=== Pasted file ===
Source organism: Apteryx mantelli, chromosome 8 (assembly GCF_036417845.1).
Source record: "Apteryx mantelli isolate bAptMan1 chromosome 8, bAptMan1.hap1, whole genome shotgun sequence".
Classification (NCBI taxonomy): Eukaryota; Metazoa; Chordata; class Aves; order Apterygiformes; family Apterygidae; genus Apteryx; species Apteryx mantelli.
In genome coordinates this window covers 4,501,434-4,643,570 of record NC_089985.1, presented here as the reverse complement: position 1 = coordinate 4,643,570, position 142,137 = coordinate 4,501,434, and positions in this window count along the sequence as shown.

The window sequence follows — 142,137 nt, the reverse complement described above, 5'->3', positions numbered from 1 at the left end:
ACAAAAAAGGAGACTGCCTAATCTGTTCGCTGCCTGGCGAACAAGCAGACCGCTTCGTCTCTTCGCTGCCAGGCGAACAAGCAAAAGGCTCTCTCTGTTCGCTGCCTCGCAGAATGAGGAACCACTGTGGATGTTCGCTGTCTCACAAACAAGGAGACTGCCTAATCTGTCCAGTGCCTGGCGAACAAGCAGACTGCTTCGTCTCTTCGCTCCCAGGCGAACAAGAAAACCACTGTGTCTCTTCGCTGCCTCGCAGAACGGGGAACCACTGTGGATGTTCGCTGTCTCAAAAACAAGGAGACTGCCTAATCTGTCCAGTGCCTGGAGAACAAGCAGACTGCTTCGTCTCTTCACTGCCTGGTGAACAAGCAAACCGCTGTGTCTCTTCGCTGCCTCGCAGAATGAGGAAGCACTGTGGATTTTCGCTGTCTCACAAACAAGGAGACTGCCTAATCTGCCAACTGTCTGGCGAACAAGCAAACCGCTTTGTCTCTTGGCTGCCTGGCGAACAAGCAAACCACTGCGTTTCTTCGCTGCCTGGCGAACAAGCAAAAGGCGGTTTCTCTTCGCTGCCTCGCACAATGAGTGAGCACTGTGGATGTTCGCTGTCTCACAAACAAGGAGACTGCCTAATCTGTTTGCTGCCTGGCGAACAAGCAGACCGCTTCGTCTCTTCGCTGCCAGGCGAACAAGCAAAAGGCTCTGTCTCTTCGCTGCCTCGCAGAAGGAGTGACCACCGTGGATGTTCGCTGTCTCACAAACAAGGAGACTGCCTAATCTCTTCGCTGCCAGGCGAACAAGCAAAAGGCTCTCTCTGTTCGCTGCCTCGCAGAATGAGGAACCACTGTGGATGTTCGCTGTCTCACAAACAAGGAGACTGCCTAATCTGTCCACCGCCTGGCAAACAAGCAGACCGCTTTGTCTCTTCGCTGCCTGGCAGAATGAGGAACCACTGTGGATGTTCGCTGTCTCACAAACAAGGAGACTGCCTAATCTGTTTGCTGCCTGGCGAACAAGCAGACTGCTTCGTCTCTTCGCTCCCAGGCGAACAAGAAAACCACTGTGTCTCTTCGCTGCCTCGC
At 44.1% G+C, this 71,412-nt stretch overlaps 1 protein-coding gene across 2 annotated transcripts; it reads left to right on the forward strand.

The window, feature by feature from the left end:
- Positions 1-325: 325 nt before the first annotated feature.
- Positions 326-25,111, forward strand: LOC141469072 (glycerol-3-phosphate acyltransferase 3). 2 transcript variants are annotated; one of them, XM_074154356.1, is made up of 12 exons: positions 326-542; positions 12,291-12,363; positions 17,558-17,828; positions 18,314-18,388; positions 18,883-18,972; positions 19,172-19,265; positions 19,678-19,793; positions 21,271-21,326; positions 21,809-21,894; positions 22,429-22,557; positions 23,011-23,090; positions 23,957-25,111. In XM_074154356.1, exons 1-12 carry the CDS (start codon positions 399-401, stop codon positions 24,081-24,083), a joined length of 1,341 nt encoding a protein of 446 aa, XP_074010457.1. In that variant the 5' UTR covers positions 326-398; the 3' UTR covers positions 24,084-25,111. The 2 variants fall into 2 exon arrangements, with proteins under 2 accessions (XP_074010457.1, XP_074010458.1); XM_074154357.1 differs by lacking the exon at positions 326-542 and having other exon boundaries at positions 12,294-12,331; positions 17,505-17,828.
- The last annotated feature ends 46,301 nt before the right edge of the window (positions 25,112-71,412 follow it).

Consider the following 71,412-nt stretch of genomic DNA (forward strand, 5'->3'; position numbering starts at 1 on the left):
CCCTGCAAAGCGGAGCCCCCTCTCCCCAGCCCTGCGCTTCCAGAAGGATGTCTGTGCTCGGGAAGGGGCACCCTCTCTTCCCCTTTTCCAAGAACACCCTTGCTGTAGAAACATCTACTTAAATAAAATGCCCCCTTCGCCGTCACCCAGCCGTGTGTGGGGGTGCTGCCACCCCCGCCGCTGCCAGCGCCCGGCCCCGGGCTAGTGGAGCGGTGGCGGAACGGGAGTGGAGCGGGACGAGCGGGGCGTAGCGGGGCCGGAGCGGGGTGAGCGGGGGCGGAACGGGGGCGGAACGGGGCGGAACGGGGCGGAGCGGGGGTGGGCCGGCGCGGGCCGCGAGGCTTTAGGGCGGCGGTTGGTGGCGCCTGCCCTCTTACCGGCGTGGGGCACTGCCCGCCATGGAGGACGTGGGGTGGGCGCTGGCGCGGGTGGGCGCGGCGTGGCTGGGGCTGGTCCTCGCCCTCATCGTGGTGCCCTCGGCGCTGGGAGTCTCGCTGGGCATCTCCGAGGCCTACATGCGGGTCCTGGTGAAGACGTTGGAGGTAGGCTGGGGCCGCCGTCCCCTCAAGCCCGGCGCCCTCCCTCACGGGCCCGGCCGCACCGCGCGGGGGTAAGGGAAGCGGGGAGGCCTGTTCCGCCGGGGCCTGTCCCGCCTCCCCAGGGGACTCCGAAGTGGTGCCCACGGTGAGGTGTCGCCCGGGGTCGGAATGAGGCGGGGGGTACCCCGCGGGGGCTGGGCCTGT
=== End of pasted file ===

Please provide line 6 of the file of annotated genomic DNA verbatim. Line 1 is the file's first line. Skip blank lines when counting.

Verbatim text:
ACAAAAAAGGAGACTGCCTAATCTGTTCGCTGCCTGGCGAACAAGCAGACCGCTTCGTCTCTTCGCTGCCAGGCGAACAAGCAAAAGGCTCTCTCTGTTCGCTGCCTCGCAGAATGAGGAACCACTGTGGATGTTCGCTGTCTCACAAACAAGGAGACTGCCTAATCTGTCCAGTGCCTGGCGAACAAGCAGACTGCTTCGTCTCTTCGCTCCCAGGCGAACAAGAAAACCACTGTGTCTCTTCGCTGCCTCGCAGAACGGGGAACCACTGTGGATGTTCGCTGTCTCAAAAACAAGGAGACTGCCTAATCTGTCCAGTGCCTGGAGAACAAGCAGACTGCTTCGTCTCTTCACTGCCTGGTGAACAAGCAAACCGCTGTGTCTCTTCGCTGCCTCGCAGAATGAGGAAGCACTGTGGATTTTCGCTGTCTCACAAACAAGGAGACTGCCTAATCTGCCAACTGTCTGGCGAACAAGCAAACCGCTTTGTCTCTTGGCTGCCTGGCGAACAAGCAAACCACTGCGTTTCTTCGCTGCCTGGCGAACAAGCAAAAGGCGGTTTCTCTTCGCTGCCTCGCACAATGAGTGAGCACTGTGGATGTTCGCTGTCTCACAAACAAGGAGACTGCCTAATCTGTTTGCTGCCTGGCGAACAAGCAGACCGCTTCGTCTCTTCGCTGCCAGGCGAACAAGCAAAAGGCTCTGTCTCTTCGCTGCCTCGCAGAAGGAGTGACCACCGTGGATGTTCGCTGTCTCACAAACAAGGAGACTGCCTAATCTCTTCGCTGCCAGGCGAACAAGCAAAAGGCTCTCTCTGTTCGCTGCCTCGCAGAATGAGGAACCACTGTGGATGTTCGCTGTCTCACAAACAAGGAGACTGCCTAATCTGTCCACCGCCTGGCAAACAAGCAGACCGCTTTGTCTCTTCGCTGCCTGGCAGAATGAGGAACCACTGTGGATGTTCGCTGTCTCACAAACAAGGAGACTGCCTAATCTGTTTGCTGCCTGGCGAACAAGCAGACTGCTTCGTCTCTTCGCTCCCAGGCGAACAAGAAAACCACTGTGTCTCTTCGCTGCCTCGC